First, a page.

Series: Malazan Book of the Fallen #2
Review: Gardens of the Moon (1999)
If you seek the crumbled bones
Of the T’lan Imass,
Gather into one hand
The sands of Raraku
Deadhouse Gates both isn’t and is a sequel to the first Malazan Book, Gardens of the Moon. Reading the Malazan books is a bit like reading a history of the Second World War, where the first book is about the eastern front, the second book is about Japan, the third book goes back to England and the fifth book is suddenly set in Africa. But in time they form a picture of the whole.
Deadhouse Gates takes us to a different continent with a largely different cast, but continues many of the first book’s themes. Seven Cities is on the verge of rebellion. That continent is a cesspool of treachery, backstabbing assassins and politicians, ancient history and will see a convergence of great powers while the Malazan Empire crumbles further into a rotten state of its own making. In comes Kalam, with his audacious plan. In come Ganoes Paran’s two sisters, Felisin and Adjunct Tavore, who will see firsthand that Seven Cities’ ancient past only lay sleeping. And in comes Coltaine, the new Fist sent by Empress Laseen. Is Coltaine sent, like Dujek and the Bridgeburners, to be abandoned in this dusty hell as a member of the old guard, or is Coltaine a weapon, honed and sent to subdue the unruly Cities?
The answers are never simple in Erikson’s books.
History is everywhere in this novel. Not only are two important characters historians, but Erikson peppers the story with desert ruins, cities built upon layers of cities, side stories that tell the dangers of ignoring history and even a character that cannot remember his own history. I’m talking about Icarium, of course, one of my favourites. He is a walking attempt at burying the past, but everything about Erikson’s novel hints at that being a doomed exercise, whether we are talking about individuals or empires. In any case, this all really adds to the atmosphere of the book.
There is a lot going on here. We start off with 4 or so plot strands, which fracture into even more. It gives the story a scattered feeling, with lots of viewpoint switching within chapters. On a first read, it’s all a bit much and many of the strands are slow burns that only start to deliver in the second half of the book. The great source of conflict, the simmering tension of the book is that of the Malazan Empire and its effort to impose its rule versus the more organically developed identity of Seven Cities and its history that the Malazans want to suppress. Again, Erikson doesn’t pick sides. Most plot strands are complications of these abstract themes.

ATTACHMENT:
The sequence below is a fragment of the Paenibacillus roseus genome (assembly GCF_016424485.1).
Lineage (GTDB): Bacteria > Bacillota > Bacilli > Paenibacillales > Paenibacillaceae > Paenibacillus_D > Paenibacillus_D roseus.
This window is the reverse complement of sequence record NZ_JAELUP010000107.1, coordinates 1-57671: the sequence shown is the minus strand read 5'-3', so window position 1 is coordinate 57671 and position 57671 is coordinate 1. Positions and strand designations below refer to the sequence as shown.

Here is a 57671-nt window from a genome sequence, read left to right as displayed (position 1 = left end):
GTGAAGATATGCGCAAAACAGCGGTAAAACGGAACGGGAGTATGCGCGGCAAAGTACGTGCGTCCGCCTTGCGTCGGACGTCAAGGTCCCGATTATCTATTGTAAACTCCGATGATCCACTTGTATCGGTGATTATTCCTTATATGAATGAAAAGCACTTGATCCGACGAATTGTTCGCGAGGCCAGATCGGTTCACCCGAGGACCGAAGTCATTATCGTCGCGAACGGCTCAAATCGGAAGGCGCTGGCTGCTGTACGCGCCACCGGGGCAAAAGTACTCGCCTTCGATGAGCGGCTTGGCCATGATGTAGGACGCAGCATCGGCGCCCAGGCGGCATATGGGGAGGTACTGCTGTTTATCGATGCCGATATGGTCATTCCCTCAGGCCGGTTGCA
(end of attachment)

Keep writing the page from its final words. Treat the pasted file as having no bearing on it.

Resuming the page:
The emotional heart of the book belongs to those stuck between loyalties or stuck between opposing forces.
Coltaine and his army. The Malazan Empire and the Whirlwind uprising are large, impersonal forces and most characters are dragged along in the wake of events, but Coltaine’s situation is right in the middle of these opposing forces; he is either the focus of hope or wrath. The entire continent rests on the shoulders of a wild, genius man. His story is all about making the right choices even if nobody appreciates it. What should be done when every side is bloodthirsty and everything is shades of grey? And Felisin, a character lost among betrayal and violence. What does she have left to fight for?
Erikson still maintains a sort of scholarly distance from his characters, as if he is an historian himself. New folks like Duiker are interesting enough to follow, but take Fiddler, a major character in the series. We still only know him by this one nickname. Maybe Erikson gave a throwaway line in Gardens of the Moon as to his physical appearance but I must have forgotten it. We know little of Fiddler’s plans. Out of the blue he can blend in with local tribesmen and knows their customs, but we never hear much about his past as a veteran of the Seven Cities campaigns. Sometimes I fill in the details for myself to stay invested, but it is a lack that I am feeling here.
Nonetheless, there are enough awe-inspiring feats of the imagination to make this a fascinating read. Whether we talk about the shapeshifters, demons, goddesses, prophecies or touching bromances such as Icarium and Mappo. The battle-scenes are among the best in the genre. There are moments of wonder and puzzlement that may one day receive an answer and cinematic moments that would look great on film.
One of the greatest journeys of the book concerns the twists and turns around a prophesy where Erikson plays with our expectations. But on a deeper level, the possibilities around the fulfilment of this prophecy tie into alternative futures for the continent that may or may not come to pass, and ultimately rest on decisions made by single persons who are driven by compassion or hate. It is a major theme of Erikson’s series: how individual acts of either kindness, cowardice or hate can have major effects on history.
The book is stuffed so full that it feels like reading an entire trilogy in one go. It is among the best that epic fantasy has to offer, and a powerful exploration of themes of identity and history, morality and cycles of destruction and renewal.